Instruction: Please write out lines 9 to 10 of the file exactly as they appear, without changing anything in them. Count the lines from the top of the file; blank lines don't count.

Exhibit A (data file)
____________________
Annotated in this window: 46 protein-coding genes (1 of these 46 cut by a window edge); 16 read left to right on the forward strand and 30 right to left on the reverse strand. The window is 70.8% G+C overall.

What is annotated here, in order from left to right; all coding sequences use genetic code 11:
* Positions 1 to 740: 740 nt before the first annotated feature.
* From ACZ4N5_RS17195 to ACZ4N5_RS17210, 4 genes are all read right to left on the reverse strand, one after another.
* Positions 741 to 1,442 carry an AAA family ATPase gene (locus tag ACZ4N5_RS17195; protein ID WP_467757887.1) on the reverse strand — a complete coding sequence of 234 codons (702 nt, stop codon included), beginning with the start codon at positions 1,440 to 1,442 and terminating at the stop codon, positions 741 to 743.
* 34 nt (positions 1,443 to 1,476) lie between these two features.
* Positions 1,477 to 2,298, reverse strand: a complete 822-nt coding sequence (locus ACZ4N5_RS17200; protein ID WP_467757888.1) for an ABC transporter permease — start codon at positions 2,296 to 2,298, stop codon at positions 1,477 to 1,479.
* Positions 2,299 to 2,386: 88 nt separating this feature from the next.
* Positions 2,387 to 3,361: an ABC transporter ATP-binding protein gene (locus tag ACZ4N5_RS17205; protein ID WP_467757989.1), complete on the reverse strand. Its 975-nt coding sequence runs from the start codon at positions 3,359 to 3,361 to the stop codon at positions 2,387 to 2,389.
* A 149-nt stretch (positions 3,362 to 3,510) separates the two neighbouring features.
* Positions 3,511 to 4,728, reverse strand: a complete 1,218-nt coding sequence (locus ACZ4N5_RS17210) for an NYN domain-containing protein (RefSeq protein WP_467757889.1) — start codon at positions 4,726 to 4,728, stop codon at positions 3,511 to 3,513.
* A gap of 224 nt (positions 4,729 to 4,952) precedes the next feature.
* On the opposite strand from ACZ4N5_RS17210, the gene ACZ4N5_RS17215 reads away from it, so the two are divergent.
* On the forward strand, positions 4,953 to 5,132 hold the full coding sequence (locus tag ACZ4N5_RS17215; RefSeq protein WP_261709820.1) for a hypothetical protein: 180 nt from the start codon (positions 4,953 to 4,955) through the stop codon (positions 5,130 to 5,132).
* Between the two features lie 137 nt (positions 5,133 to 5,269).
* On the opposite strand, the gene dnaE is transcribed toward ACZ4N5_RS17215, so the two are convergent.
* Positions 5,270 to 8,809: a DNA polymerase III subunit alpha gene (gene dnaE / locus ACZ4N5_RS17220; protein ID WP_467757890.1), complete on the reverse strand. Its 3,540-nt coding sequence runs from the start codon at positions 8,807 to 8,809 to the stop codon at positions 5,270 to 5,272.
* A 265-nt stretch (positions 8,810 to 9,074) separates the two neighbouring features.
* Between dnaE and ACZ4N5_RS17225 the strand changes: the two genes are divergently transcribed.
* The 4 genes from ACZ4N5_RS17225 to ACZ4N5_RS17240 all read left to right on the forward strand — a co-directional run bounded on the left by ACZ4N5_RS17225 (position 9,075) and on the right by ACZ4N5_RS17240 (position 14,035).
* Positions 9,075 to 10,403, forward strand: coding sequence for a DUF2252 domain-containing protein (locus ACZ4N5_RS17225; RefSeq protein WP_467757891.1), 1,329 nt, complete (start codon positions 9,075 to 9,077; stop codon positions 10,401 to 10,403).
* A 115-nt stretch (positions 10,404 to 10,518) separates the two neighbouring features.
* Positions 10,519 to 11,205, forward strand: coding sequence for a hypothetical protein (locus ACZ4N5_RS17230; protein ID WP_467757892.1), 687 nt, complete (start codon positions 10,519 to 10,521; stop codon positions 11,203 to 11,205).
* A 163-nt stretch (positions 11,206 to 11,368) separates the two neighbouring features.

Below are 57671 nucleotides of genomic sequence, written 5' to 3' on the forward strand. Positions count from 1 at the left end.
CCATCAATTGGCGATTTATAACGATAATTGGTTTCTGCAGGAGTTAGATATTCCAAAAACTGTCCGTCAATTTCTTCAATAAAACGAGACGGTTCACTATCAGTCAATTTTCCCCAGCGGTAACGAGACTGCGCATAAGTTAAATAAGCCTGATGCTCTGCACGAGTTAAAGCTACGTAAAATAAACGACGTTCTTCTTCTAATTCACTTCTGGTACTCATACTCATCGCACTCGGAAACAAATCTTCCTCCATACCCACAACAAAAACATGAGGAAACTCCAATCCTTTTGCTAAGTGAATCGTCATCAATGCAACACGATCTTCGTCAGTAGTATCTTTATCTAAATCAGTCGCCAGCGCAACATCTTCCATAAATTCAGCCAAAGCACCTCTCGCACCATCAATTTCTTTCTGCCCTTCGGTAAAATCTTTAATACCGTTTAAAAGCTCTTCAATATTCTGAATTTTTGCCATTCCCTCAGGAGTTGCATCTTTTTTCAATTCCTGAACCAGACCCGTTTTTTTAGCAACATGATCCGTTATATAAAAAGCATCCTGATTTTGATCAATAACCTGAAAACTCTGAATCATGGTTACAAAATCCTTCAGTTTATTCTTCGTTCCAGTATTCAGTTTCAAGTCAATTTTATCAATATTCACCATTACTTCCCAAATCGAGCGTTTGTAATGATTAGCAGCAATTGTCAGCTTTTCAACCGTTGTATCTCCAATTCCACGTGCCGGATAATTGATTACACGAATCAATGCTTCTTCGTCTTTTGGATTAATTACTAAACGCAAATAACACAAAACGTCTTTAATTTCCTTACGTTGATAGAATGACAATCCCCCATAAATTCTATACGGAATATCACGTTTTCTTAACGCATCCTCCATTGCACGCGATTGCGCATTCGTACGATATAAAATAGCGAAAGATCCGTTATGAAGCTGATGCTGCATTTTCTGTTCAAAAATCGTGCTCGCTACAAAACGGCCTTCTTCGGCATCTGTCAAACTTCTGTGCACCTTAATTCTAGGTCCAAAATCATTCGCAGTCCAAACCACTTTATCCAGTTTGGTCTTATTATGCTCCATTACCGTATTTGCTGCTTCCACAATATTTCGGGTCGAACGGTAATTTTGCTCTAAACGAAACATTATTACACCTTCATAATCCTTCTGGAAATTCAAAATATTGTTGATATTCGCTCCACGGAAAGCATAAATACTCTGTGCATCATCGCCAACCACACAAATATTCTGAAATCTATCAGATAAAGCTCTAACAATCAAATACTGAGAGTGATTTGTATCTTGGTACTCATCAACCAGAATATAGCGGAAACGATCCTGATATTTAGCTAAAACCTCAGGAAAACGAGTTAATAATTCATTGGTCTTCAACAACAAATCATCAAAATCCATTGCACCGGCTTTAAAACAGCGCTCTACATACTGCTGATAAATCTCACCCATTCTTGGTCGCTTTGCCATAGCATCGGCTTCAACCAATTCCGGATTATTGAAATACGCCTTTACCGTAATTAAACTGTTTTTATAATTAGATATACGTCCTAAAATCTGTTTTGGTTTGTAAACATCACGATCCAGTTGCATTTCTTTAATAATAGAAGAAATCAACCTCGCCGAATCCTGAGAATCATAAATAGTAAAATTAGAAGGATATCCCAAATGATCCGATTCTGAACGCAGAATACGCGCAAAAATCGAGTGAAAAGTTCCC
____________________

* Positions 2,387 to 3,361: an ABC transporter ATP-binding protein gene (locus tag ACZ4N5_RS17205; protein ID WP_467757989.1), complete on the reverse strand. Its 975-nt coding sequence runs from the start codon at positions 3,359 to 3,361 to the stop codon at positions 2,387 to 2,389.
* A 149-nt stretch (positions 3,362 to 3,510) separates the two neighbouring features.